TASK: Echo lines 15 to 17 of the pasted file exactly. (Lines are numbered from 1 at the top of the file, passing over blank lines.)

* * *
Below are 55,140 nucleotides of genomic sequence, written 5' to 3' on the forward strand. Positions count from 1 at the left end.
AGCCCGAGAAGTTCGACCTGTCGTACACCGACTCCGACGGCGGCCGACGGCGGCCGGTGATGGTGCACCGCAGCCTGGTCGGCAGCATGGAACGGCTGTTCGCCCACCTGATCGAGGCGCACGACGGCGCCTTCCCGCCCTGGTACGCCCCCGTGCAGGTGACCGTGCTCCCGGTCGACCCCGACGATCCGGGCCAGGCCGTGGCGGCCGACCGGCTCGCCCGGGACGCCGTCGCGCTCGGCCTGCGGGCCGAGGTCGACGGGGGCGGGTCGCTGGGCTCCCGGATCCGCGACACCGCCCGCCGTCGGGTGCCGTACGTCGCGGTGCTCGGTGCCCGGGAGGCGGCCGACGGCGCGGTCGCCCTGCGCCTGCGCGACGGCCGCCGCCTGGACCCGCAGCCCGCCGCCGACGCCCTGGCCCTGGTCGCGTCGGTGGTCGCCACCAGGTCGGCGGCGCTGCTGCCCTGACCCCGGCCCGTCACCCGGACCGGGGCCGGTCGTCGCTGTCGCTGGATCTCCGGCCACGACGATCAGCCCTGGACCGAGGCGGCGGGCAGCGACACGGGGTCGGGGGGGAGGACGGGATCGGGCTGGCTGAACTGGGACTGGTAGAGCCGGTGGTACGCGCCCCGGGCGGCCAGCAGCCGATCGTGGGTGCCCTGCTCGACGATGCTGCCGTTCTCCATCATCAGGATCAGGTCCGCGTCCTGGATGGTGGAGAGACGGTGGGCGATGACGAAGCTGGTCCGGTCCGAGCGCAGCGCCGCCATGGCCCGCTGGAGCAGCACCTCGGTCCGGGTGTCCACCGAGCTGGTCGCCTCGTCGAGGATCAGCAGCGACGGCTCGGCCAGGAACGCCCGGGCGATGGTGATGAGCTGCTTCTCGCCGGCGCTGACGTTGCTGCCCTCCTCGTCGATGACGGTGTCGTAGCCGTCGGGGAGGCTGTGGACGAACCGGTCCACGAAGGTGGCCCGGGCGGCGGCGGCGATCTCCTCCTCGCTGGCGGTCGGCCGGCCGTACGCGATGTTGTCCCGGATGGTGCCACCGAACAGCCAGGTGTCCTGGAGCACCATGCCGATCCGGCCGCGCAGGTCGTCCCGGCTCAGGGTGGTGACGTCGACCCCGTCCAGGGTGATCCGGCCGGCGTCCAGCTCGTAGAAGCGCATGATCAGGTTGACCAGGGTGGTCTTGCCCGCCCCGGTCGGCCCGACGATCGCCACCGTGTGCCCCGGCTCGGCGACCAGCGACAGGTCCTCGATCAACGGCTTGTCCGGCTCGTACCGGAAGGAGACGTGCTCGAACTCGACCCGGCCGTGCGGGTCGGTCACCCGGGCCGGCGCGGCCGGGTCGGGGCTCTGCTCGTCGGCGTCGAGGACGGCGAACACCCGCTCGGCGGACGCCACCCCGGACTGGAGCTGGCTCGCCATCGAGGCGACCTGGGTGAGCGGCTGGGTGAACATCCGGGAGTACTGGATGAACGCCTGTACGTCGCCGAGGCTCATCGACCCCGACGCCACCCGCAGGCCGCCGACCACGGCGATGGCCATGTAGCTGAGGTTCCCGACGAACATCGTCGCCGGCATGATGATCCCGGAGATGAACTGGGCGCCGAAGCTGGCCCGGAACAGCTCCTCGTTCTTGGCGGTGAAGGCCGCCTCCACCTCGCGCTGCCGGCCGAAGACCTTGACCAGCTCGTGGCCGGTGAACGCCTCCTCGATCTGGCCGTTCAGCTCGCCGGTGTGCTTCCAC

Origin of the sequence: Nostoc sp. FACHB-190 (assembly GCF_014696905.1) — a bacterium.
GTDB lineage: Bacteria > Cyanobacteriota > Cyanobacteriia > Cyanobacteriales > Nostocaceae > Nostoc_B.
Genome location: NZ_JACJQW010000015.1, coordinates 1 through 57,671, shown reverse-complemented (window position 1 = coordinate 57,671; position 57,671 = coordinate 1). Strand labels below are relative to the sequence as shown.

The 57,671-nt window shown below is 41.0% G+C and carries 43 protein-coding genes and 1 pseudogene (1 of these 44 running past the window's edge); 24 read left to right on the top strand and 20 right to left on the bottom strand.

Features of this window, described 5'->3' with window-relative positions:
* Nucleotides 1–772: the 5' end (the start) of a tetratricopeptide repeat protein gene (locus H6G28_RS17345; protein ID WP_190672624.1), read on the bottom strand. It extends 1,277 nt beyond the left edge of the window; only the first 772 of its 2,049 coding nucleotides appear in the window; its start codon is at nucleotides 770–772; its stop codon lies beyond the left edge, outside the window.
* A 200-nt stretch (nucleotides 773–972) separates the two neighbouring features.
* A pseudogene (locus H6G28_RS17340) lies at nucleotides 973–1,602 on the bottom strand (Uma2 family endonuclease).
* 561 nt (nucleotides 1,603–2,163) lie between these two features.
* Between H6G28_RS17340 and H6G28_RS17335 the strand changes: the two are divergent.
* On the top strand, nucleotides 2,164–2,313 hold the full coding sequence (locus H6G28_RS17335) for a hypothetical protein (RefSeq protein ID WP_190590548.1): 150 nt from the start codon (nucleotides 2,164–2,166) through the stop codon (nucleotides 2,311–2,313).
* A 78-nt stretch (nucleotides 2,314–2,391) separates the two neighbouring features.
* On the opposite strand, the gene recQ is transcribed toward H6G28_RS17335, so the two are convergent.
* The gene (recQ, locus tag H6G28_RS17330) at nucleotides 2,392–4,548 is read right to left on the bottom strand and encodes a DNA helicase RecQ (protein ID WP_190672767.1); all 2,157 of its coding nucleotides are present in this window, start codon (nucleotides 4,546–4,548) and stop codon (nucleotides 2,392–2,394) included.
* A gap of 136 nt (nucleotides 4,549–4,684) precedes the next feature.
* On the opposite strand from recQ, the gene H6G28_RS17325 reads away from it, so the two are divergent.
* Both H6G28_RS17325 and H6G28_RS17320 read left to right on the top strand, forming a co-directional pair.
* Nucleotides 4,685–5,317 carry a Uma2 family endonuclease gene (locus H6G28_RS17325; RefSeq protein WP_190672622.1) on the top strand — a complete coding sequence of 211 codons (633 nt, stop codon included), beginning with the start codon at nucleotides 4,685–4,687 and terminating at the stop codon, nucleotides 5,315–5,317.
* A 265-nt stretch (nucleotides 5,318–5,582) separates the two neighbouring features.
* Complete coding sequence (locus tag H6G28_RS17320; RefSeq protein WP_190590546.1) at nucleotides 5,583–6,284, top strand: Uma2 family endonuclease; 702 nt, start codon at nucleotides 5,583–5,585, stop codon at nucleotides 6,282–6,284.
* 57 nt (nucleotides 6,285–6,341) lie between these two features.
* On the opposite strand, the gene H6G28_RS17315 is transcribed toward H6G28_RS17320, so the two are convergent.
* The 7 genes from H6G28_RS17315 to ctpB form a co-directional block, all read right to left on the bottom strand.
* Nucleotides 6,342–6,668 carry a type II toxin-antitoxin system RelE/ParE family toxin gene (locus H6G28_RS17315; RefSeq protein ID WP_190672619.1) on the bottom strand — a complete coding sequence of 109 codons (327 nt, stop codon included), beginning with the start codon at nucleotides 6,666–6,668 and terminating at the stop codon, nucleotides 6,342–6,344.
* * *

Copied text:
* On the opposite strand, the gene recQ is transcribed toward H6G28_RS17335, so the two are convergent.
* The gene (recQ, locus tag H6G28_RS17330) at nucleotides 2,392–4,548 is read right to left on the bottom strand and encodes a DNA helicase RecQ (protein ID WP_190672767.1); all 2,157 of its coding nucleotides are present in this window, start codon (nucleotides 4,546–4,548) and stop codon (nucleotides 2,392–2,394) included.
* A gap of 136 nt (nucleotides 4,549–4,684) precedes the next feature.